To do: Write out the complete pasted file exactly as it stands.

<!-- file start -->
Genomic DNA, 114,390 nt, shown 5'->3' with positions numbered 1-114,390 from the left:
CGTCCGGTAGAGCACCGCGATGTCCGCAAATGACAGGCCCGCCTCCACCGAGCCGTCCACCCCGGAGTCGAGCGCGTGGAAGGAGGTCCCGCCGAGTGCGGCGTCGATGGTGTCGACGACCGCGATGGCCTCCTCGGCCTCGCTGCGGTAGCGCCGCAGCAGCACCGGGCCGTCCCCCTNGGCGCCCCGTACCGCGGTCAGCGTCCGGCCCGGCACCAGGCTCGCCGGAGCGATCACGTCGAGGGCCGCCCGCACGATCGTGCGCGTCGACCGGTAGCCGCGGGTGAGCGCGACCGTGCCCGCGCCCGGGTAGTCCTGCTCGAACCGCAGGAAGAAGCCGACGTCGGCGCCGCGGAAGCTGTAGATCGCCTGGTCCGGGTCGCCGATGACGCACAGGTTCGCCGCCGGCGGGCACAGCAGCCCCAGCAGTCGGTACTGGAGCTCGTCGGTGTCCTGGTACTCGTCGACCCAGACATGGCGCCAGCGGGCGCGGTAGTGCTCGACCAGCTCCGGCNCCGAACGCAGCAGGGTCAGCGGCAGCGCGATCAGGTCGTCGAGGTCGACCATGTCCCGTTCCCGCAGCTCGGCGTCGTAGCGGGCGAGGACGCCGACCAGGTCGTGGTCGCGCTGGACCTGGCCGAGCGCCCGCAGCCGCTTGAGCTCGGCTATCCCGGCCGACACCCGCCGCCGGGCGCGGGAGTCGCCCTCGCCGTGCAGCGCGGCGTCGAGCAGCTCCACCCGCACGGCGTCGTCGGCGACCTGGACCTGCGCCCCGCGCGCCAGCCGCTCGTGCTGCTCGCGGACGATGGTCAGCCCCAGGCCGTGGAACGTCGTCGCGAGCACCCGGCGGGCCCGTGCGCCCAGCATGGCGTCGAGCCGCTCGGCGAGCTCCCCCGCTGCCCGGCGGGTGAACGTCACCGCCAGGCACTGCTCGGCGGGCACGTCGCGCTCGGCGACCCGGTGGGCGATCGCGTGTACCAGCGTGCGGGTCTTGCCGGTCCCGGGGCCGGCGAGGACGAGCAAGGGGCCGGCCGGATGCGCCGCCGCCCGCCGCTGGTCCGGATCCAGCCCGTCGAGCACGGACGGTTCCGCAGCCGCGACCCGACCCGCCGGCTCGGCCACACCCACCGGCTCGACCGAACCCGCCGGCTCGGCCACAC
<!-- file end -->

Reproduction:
Genomic DNA, 114,390 nt, shown 5'->3' with positions numbered 1-114,390 from the left:
CGTCCGGTAGAGCACCGCGATGTCCGCAAATGACAGGCCCGCCTCCACCGAGCCGTCCACCCCGGAGTCGAGCGCGTGGAAGGAGGTCCCGCCGAGTGCGGCGTCGATGGTGTCGACGACCGCGATGGCCTCCTCGGCCTCGCTGCGGTAGCGCCGCAGCAGCACCGGGCCGTCCCCCTNGGCGCCCCGTACCGCGGTCAGCGTCCGGCCCGGCACCAGGCTCGCCGGAGCGATCACGTCGAGGGCCGCCCGCACGATCGTGCGCGTCGACCGGTAGCCGCGGGTGAGCGCGACCGTGCCCGCGCCCGGGTAGTCCTGCTCGAACCGCAGGAAGAAGCCGACGTCGGCGCCGCGGAAGCTGTAGATCGCCTGGTCCGGGTCGCCGATGACGCACAGGTTCGCCGCCGGCGGGCACAGCAGCCCCAGCAGTCGGTACTGGAGCTCGTCGGTGTCCTGGTACTCGTCGACCCAGACATGGCGCCAGCGGGCGCGGTAGTGCTCGACCAGCTCCGGCNCCGAACGCAGCAGGGTCAGCGGCAGCGCGATCAGGTCGTCGAGGTCGACCATGTCCCGTTCCCGCAGCTCGGCGTCGTAGCGGGCGAGGACGCCGACCAGGTCGTGGTCGCGCTGGACCTGGCCGAGCGCCCGCAGCCGCTTGAGCTCGGCTATCCCGGCCGACACCCGCCGCCGGGCGCGGGAGTCGCCCTCGCCGTGCAGCGCGGCGTCGAGCAGCTCCACCCGCACGGCGTCGTCGGCGACCTGGACCTGCGCCCCGCGCGCCAGCCGCTCGTGCTGCTCGCGGACGATGGTCAGCCCCAGGCCGTGGAACGTCGTCGCGAGCACCCGGCGGGCCCGTGCGCCCAGCATGGCGTCGAGCCGCTCGGCGAGCTCCCCCGCTGCCCGGCGGGTGAACGTCACCGCCAGGCACTGCTCGGCGGGCACGTCGCGCTCGGCGACCCGGTGGGCGATCGCGTGTACCAGCGTGCGGGTCTTGCCGGTCCCGGGGCCGGCGAGGACGAGCAAGGGGCCGGCCGGATGCGCCGCCGCCCGCCGCTGGTCCGGATCCAGCCCGTCGAGCACGGACGGTTCCGCAGCCGCGACCCGACCCGCCGGCTCGGCCACACCCACCGGCTCGACCGAACCCGCCGGCTCGGCCACAC